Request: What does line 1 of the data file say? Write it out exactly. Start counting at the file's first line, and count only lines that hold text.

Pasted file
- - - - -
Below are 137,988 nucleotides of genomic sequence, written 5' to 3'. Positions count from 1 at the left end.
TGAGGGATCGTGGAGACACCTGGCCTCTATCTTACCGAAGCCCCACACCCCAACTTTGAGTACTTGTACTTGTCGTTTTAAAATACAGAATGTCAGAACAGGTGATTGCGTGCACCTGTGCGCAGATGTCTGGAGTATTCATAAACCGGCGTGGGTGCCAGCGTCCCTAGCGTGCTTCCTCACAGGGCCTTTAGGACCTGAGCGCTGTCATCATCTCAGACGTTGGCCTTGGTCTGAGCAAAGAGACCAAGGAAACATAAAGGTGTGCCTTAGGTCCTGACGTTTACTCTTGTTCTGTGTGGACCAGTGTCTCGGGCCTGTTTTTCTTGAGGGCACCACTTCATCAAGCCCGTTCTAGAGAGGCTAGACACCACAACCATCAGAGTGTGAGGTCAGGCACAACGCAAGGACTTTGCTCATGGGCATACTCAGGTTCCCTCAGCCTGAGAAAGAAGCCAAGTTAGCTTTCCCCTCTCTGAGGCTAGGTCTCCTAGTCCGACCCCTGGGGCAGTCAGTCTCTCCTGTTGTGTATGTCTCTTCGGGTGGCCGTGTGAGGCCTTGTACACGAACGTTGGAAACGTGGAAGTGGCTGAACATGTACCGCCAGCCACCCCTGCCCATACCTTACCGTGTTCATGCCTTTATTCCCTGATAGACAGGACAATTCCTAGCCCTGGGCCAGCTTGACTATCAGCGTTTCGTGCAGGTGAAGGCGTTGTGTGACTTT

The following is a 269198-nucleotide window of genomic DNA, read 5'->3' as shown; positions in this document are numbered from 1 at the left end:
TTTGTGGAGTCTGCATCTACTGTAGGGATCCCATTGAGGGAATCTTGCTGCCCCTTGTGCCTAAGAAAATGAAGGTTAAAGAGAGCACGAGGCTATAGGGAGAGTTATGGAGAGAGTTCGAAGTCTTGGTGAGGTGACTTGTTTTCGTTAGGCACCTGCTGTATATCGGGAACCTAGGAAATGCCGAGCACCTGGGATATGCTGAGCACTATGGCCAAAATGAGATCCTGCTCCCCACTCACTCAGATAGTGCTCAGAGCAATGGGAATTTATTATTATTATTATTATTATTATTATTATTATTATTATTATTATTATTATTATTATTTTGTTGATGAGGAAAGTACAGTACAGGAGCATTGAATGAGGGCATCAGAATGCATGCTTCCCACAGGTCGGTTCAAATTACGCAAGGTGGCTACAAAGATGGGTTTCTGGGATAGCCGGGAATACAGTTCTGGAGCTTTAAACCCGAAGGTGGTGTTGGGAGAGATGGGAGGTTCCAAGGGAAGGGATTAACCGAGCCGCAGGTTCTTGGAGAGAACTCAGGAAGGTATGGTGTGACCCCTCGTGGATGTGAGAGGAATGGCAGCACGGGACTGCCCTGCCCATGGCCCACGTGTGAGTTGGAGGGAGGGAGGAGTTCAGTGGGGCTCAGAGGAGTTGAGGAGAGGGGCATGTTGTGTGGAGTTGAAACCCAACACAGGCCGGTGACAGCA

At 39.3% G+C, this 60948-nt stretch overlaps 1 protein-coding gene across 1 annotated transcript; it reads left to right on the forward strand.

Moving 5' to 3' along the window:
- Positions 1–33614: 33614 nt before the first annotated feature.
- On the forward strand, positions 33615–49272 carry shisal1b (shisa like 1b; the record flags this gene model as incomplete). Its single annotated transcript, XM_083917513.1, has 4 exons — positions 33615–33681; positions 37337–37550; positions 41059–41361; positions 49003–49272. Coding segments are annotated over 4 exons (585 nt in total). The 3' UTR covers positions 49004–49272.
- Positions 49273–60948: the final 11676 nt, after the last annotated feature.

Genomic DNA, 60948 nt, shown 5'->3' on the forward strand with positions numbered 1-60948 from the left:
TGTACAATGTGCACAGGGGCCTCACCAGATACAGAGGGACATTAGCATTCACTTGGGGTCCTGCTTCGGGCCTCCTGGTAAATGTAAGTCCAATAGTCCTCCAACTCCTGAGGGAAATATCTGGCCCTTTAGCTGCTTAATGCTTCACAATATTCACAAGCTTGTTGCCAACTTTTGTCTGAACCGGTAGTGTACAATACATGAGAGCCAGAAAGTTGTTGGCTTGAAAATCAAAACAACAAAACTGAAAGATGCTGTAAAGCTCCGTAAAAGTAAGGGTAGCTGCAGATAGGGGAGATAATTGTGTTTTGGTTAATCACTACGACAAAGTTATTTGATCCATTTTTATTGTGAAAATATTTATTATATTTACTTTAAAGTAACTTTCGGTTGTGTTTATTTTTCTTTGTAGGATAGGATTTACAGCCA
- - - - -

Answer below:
Below are 137,988 nucleotides of genomic sequence, written 5' to 3'. Positions count from 1 at the left end.